Governor Kathy Hochul Signs the "Foreclosure Abuse Prevention Act" (FAPA)
December 31 – Governor Kathy Hochul signed into law a bill that ensures thousands of homeowners will have their rights protected in the foreclosure process throughout New York State. This law restores balance in the foreclosure process since the New York Court of Appeals’ decision in Freedom Mtge. v. Engel in 2021. The new law will prevent manipulative foreclosure practices disproportionately harmful to communities of color.
The bill, known as the "Foreclosure Abuse Prevention Act" (FAPA), was introduced by Senator James Sanders Jr. (D-Queens), Chair of the Senate Banks Committee, and Assemblymember Helene E. Weinstein (D-Brooklyn), Chair of the Assembly Ways and Means Committee. (S.5473-D/SANDERS Same as A.7737-B/Weinstein).
The New York Court of Appeals inadvertently and effectively struck down the statute of limitations in the foreclosure process—elevating this standard to the same standard as murder, which has no statute of limitations. The statute of limitations standard needed to be restored. This law restores the statute of limitation standard as it was since 1965 by bringing back reason and justice to the foreclosure process.
Before this law went into effect, mortgage lenders had the unilateral ability to manipulate and evade the statute of limitations, which no other litigant enjoys in New York. The new law does not disturb New York’s six-year statute of limitations on mortgage foreclosure actions. It simply restores a common-sense principle: no party may unilaterally stop and restart the statute of limitations to revive what would otherwise be a time-barred action. This law ensures the fair application of the statute of limitations.
Senator James Sanders Jr., “I heartily applaud Governor Kathy Hochul for doing the right thing to make sure the foreclosure process in New York is fair to all parties concerned. For most 2 people, a home is a family’s biggest investment and it is where they live their lives. Southeast Queens has particularly been hit hard by home foreclosures over the last decade and it is imperative that we have a fair and just foreclosure process. I deeply thank my Assembly colleague Helene Weinstein for her tremendous efforts, all the numerous elected officials at all levels of government, advocacy groups, and concerned citizens who lobbied hard over this past year to achieve a great purpose.”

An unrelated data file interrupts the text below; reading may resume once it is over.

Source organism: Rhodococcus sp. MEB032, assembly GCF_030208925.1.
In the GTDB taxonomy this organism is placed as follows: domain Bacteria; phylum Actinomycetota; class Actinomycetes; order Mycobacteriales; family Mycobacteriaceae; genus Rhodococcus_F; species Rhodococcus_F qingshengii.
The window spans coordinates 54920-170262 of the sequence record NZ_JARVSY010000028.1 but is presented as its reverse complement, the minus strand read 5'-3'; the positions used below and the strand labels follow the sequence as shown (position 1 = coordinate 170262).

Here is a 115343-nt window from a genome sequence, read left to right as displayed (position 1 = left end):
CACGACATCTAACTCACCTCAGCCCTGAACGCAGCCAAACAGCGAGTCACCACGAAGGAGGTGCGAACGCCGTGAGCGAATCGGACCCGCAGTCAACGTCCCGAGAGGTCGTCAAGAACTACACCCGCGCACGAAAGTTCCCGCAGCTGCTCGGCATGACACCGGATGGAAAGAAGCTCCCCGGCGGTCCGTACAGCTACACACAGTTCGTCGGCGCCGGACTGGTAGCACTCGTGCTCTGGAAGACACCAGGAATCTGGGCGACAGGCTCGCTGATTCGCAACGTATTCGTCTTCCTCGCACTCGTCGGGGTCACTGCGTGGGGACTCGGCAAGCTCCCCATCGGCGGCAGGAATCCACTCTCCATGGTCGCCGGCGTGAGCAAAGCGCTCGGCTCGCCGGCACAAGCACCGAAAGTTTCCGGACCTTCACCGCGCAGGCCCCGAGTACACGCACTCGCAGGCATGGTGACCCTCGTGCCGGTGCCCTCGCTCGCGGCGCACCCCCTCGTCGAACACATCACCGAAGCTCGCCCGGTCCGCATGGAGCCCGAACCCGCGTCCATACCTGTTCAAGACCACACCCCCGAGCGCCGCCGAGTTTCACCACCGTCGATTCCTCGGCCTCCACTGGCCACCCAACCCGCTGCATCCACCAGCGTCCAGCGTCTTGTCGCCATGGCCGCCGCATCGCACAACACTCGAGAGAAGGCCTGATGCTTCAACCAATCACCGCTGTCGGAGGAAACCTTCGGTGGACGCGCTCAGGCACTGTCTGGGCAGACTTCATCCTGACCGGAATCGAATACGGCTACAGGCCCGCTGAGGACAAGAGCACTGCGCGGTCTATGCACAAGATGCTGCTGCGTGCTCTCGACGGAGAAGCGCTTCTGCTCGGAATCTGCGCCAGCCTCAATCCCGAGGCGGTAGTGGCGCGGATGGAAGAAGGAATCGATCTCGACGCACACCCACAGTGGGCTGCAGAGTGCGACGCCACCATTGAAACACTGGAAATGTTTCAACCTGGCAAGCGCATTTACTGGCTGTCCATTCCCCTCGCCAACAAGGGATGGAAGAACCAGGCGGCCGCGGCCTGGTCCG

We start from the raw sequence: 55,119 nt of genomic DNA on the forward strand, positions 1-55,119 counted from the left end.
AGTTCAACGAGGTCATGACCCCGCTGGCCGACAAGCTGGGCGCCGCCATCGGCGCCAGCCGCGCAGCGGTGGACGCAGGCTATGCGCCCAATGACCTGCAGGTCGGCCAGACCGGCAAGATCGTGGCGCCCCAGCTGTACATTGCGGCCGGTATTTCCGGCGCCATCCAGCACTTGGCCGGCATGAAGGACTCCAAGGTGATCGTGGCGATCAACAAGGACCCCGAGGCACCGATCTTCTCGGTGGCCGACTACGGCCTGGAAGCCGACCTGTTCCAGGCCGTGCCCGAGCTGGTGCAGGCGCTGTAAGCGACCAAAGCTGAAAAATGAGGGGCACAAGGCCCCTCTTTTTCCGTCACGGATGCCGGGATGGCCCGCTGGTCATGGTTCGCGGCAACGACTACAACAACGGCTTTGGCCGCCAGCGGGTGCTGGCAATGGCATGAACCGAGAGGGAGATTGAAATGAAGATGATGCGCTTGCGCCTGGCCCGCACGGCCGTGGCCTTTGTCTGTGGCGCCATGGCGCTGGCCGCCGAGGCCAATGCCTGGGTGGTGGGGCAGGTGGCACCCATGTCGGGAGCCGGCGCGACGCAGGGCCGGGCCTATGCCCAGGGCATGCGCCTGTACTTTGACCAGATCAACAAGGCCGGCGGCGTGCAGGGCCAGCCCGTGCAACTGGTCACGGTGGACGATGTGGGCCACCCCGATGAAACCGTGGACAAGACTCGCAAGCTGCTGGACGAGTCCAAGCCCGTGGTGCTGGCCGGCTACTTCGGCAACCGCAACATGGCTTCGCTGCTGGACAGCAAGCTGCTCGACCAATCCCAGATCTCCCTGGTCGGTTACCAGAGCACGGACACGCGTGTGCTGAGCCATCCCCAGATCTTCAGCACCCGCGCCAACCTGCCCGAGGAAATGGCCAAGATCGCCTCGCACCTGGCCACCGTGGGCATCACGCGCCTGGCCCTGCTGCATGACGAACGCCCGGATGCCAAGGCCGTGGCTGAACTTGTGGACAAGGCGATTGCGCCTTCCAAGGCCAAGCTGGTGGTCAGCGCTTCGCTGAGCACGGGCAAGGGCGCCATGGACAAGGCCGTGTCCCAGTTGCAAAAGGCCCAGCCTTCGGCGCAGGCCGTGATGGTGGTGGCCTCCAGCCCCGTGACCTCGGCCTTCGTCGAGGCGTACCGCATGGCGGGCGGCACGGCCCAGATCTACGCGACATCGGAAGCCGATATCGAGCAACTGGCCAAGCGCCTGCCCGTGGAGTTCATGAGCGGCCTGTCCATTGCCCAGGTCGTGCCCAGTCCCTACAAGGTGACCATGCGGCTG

Assemblymember Helene E. Weinstein said, “This important law will protect homeowners by preventing mortgage lenders from getting an unfair and unwarranted second bite of the mortgage foreclosure apple. The deck has long been stacked against homeowners due to a highly flawed mortgage foreclosure process, and this bill will go a long way to adding back some fairness to the process. I thank Governor Hochul for signing this bill into law, and I also thank my cosponsor in the Senate, James Sanders, as well as my many colleagues in the Assembly and the Senate who gave strong support to this bill. In addition, I thank the many advocates in the civil legal services community who guided this bill through the legislative process, as well as numerous other elected officials from across New York State who voiced their support. We all stood up for what is right and just, and homeowners are the winners.”
Foreclosure defense attorney, Ivan E. Young, Esq., of the Young Law, PC, and former Counsel to Senator Sanders, said, "I thank Governor Hochul for signing this monumental bill into law that will assist homeowners throughout New York State save their homes from foreclosure. With this new law, the foreclosure pendulum has swung back in favor of homeowners."
Jacob Inwald, Director of Foreclosure Prevention, Legal Services NYC, said, “The enactment of the Foreclosure Abuse Prevention Act will go a long way towards preventing foreclosing lenders from manipulating statutes of limitations at the expense of New York’s struggling low-andmoderate-income homeowners, concentrated in New York’s communities of color, and will ensure that banks and other Wall Street financial institutions are not excused from the longstanding statute of limitations principles that govern any party pursuing a claim in court. Foreclosing lenders who botched thousands of foreclosure actions over the last decade and longer were hardly deserving of the special treatment under the statute of limitations that some appellate decisions had granted them, which had the effect of reviving countless foreclosure cases that were abandoned long ago and casting a pall on title to properties across New York State. With the restoration of the law that the Foreclosure Abuse Prevention Act represents, the law will be restored and foreclosing lenders will have to comply with the same statute of limitations principles that govern anyone pursuing a claim in court.